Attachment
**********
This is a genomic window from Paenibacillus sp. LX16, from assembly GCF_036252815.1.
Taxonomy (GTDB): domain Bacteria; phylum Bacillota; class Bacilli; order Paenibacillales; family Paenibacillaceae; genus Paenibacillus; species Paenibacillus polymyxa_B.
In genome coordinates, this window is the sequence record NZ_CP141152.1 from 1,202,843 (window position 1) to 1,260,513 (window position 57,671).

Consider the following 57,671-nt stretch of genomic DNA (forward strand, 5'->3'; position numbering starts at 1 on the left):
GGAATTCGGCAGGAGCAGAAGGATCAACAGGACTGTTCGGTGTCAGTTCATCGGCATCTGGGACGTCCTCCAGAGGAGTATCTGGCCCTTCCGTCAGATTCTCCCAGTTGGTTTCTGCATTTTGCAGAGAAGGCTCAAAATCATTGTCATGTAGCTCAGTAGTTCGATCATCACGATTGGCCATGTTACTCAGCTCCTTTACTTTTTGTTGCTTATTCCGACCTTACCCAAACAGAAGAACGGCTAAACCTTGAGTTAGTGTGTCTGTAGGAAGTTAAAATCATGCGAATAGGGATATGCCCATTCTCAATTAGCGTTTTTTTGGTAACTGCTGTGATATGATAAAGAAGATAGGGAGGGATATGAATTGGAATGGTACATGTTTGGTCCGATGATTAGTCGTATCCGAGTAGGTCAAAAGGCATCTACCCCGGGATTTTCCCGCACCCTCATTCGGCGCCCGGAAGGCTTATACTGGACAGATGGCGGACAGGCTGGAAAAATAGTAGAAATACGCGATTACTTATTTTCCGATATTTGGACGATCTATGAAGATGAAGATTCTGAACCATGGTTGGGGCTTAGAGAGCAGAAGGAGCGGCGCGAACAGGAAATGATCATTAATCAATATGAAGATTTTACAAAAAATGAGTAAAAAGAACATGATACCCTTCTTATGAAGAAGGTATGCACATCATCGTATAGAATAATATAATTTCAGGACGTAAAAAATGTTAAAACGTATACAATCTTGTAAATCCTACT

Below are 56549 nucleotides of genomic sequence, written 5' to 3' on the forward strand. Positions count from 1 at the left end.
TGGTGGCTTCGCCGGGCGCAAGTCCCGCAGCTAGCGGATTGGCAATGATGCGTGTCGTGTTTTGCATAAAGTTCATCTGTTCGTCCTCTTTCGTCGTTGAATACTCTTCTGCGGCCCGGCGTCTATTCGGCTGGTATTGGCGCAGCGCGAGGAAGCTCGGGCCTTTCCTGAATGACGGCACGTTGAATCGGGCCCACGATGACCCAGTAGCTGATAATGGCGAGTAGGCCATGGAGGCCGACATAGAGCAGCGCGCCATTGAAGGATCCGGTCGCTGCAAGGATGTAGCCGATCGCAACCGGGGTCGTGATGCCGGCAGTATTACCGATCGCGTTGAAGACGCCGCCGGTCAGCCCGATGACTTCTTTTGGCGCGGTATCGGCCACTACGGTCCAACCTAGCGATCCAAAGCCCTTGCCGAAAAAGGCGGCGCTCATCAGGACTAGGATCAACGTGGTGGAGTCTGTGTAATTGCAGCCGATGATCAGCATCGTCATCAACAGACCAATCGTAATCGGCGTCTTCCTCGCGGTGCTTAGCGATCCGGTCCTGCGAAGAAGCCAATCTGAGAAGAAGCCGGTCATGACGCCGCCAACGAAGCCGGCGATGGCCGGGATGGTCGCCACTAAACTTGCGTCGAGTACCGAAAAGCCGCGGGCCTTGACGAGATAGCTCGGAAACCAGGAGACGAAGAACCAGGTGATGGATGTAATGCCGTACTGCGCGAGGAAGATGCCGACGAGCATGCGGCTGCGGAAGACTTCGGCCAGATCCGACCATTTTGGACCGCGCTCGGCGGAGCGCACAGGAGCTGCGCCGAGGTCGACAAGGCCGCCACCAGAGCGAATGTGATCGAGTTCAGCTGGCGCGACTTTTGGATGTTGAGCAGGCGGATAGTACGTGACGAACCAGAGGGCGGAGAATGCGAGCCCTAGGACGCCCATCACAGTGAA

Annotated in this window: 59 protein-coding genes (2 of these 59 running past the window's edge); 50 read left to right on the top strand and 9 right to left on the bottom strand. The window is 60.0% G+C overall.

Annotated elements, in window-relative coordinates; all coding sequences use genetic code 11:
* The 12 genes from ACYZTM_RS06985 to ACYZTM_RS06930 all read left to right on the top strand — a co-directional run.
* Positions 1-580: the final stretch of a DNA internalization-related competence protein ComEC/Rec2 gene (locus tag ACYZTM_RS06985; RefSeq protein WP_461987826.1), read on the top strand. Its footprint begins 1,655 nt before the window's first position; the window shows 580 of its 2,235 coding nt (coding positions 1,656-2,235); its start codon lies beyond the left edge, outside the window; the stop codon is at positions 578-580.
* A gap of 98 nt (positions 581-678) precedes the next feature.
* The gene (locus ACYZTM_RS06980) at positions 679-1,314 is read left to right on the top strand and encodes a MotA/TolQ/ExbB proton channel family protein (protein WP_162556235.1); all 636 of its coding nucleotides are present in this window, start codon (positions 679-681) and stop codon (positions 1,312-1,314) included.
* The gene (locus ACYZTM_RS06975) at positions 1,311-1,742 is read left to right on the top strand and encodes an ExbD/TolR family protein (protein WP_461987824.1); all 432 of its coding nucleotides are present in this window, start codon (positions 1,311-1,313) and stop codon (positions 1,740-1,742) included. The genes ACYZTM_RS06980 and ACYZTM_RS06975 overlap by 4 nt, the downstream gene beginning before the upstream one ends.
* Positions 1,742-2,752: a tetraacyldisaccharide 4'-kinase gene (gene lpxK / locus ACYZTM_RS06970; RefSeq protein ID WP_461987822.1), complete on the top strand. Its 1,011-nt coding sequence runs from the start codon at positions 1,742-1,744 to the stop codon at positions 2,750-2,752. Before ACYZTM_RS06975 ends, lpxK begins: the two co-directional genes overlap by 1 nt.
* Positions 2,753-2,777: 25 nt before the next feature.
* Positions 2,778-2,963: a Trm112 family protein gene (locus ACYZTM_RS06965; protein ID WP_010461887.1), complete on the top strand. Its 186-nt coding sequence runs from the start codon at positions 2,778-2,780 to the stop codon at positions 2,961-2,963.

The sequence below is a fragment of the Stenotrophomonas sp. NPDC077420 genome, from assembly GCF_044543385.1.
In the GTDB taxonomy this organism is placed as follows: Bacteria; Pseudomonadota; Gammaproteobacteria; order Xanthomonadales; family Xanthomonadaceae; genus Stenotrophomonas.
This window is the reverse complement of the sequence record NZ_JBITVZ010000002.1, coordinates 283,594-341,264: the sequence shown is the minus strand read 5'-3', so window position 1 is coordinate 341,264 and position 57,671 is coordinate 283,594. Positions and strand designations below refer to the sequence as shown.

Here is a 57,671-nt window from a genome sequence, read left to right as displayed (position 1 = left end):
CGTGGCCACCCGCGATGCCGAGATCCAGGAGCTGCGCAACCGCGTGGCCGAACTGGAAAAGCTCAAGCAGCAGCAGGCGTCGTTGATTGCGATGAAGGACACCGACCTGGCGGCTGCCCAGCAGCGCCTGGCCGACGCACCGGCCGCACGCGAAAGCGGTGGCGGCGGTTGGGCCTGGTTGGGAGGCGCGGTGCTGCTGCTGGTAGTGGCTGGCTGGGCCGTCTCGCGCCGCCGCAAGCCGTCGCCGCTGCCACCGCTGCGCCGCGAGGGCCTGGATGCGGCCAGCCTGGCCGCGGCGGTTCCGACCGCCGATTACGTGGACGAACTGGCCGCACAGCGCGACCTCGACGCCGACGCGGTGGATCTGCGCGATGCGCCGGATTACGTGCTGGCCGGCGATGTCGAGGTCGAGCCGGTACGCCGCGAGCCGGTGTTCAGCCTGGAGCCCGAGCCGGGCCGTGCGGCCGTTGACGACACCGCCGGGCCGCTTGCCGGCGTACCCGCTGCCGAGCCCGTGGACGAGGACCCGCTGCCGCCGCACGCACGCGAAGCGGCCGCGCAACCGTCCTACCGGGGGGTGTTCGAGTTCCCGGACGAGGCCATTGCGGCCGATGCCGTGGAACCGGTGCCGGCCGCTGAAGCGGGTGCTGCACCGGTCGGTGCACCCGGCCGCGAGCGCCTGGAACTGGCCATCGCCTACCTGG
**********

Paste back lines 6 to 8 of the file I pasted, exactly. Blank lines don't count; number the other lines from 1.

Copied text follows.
Below are 56549 nucleotides of genomic sequence, written 5' to 3' on the forward strand. Positions count from 1 at the left end.
TGGTGGCTTCGCCGGGCGCAAGTCCCGCAGCTAGCGGATTGGCAATGATGCGTGTCGTGTTTTGCATAAAGTTCATCTGTTCGTCCTCTTTCGTCGTTGAATACTCTTCTGCGGCCCGGCGTCTATTCGGCTGGTATTGGCGCAGCGCGAGGAAGCTCGGGCCTTTCCTGAATGACGGCACGTTGAATCGGGCCCACGATGACCCAGTAGCTGATAATGGCGAGTAGGCCATGGAGGCCGACATAGAGCAGCGCGCCATTGAAGGATCCGGTCGCTGCAAGGATGTAGCCGATCGCAACCGGGGTCGTGATGCCGGCAGTATTACCGATCGCGTTGAAGACGCCGCCGGTCAGCCCGATGACTTCTTTTGGCGCGGTATCGGCCACTACGGTCCAACCTAGCGATCCAAAGCCCTTGCCGAAAAAGGCGGCGCTCATCAGGACTAGGATCAACGTGGTGGAGTCTGTGTAATTGCAGCCGATGATCAGCATCGTCATCAACAGACCAATCGTAATCGGCGTCTTCCTCGCGGTGCTTAGCGATCCGGTCCTGCGAAGAAGCCAATCTGAGAAGAAGCCGGTCATGACGCCGCCAACGAAGCCGGCGATGGCCGGGATGGTCGCCACTAAACTTGCGTCGAGTACCGAAAAGCCGCGGGCCTTGACGAGATAGCTCGGAAACCAGGAGACGAAGAACCAGGTGATGGATGTAATGCCGTACTGCGCGAGGAAGATGCCGACGAGCATGCGGCTGCGGAAGACTTCGGCCAGATCCGACCATTTTGGACCGCGCTCGGCGGAGCGCACAGGAGCTGCGCCGAGGTCGACAAGGCCGCCACCAGAGCGAATGTGATCGAGTTCAGCTGGCGCGACTTTTGGATGTTGAGCAGGCGGATAGTACGTGACGAACCAGAGGGCGGAGAATGCGAGCCCTAGGACGCCCATCACAGTGAA

Annotated in this window: 59 protein-coding genes (2 of these 59 running past the window's edge); 50 read left to right on the top strand and 9 right to left on the bottom strand. The window is 60.0% G+C overall.